When you file an insurance claim with an insurance company, by law, in any state, that company owes you a duty to act in good faith. Simply put, this means that the insurance company must not look for ways to escape its obligation to investigate the claim or to pay you. Doing so would constitute bad faith. Bad faith claims and lawsuits may stem from one or more of a number of actions or inactions by the insurance company from denial of coverage to failure to negotiate a settlement. Here are some of the typical reasons insurance companies get sued for bad faith:
- Unwarranted denial of coverage
- Failure to communicate pertinent information to the claimant
- Failure to conduct a reasonable investigation of the claim
- Refusal to pay the claim without investigating
- Failure to deny or pay the claim within a reasonable period of time
- Failure to confirm or deny coverage within a reasonable period of time
- Failure to attempt to come to a fair and reasonable settlement when liability is clear
- Offering substantially less money to settle than the true value of the claim
- Failure to promptly provide a reasonable explanation for denial of a claim
- Failure to enter into any negotiations for settlement of the claim
- Failure to respond to a time-limit demand
- Failure to disclose policy limits
Bad faith litigation can take many different forms and will, like the underlying cases they stem from, either result in a settlement with the insurance company, an arbitration decision, or a verdict one way or the other. Here are some different types of cases and their outcomes. Keep in mind that the cases presented here are for illustrative purposes only. Each case is unique, including yours, and no one case will have exactly the same result as another.
State Department of Insurance (DOI) are a resource for information on insurance companies’ financial stability, but it also regulates insurance companies’ handling of claims for promptness, fairness in negotiations and good faith settlements. Simply put, you, as a consumer, have a right to file a complaint with them if you believe your insurance claim has been mishandled or you haven’t gotten a reasonable, timely settlement. Another option is to contact an attorney who specializes in insurance bad faith. The attorney is working for you and your best interest and will be quicker and much more aggressive than the DOI.
Complaints and the DOI
Every state has a DOI, known by different names around the country. In California, for example, it is the Department of Insurance, but in Massachusetts, it is the Division of Insurance and in Michigan, it’s the Office of Financial and Insurance Services. Each state has a website for its insurance department (see Resources below for a link that will lead you to your local DOI). Most of the websites allow you to easily file your complaint online. Individual complaints are typically made for such things as improper denial or delay in the settlement of a claim, illegal cancellation or termination of an insurance policy, misrepresentation by an agent or broker, and problems regarding insurance premiums and rates. If your complaint is regarding the handling of a claim, it is possible that the insurance company may be guilty of dealing in bad faith. This means that they have treated you unfairly either in the process of investigating your claim, denying coverage for it, or settling it.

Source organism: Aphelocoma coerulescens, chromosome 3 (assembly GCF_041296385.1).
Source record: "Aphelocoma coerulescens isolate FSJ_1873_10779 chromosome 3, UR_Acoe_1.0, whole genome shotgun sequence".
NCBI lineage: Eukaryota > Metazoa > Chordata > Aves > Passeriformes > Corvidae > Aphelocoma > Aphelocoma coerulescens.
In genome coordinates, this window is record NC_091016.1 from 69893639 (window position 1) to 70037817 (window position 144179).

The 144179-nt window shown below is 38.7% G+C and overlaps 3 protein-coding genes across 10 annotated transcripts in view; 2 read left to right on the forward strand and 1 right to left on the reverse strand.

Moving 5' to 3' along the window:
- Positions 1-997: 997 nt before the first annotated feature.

Ask yourself the following questions if you are considering filing a complaint with the DOI:
- What would you like to see happen and will you get the satisfaction you want from filing this complaint?
- Will the insurance company be penalized in any way for their actions or inactions?
- Will you get quick results?
- Alternatively, would it be wiser to hire a lawyer who specializes in bad faith insurance matters?
Filing a Complaint vs. Hiring an Insurance Attorney
When you file a claim, the DOI will ask for all of your documentation and then begin an investigation of the matter along with the thousands of others they handle every day. It may take a long time until they determine what the outcome should be, and that outcome may or may not be what you had in mind. More often than not, the matter will go to mediation and a mediator will attempt to bring the parties together to resolve the issues.
An attorney who specializes in insurance bad faith, on the other hand, will be quicker and much more aggressive than the DOI. The attorney is working for you and your best interest. While no attorney can guarantee any particular outcome, he knows what your goal is because he will thoroughly discuss the issues with you, and can then advise you on what strategy will help you to reach it. To your attorney, you are a real person with a real problem that needs resolution. To the DOI, you are just another complaint form.
Should you do both, that is, hire an attorney and file a complaint with the DOI? Most DOIs will tell you that if you have an attorney representing you or you have a lawsuit pending against the insurer, their ability to mediate your claim is limited, and they will often wait until your litigation is resolved before doing any investigation to look into insurance regulations that were not followed by your insurer. At that point, such an investigation may still be appropriate because some government regulations may not have been addressed in the litigation. It is not a bad idea to cover all your bases by doing both.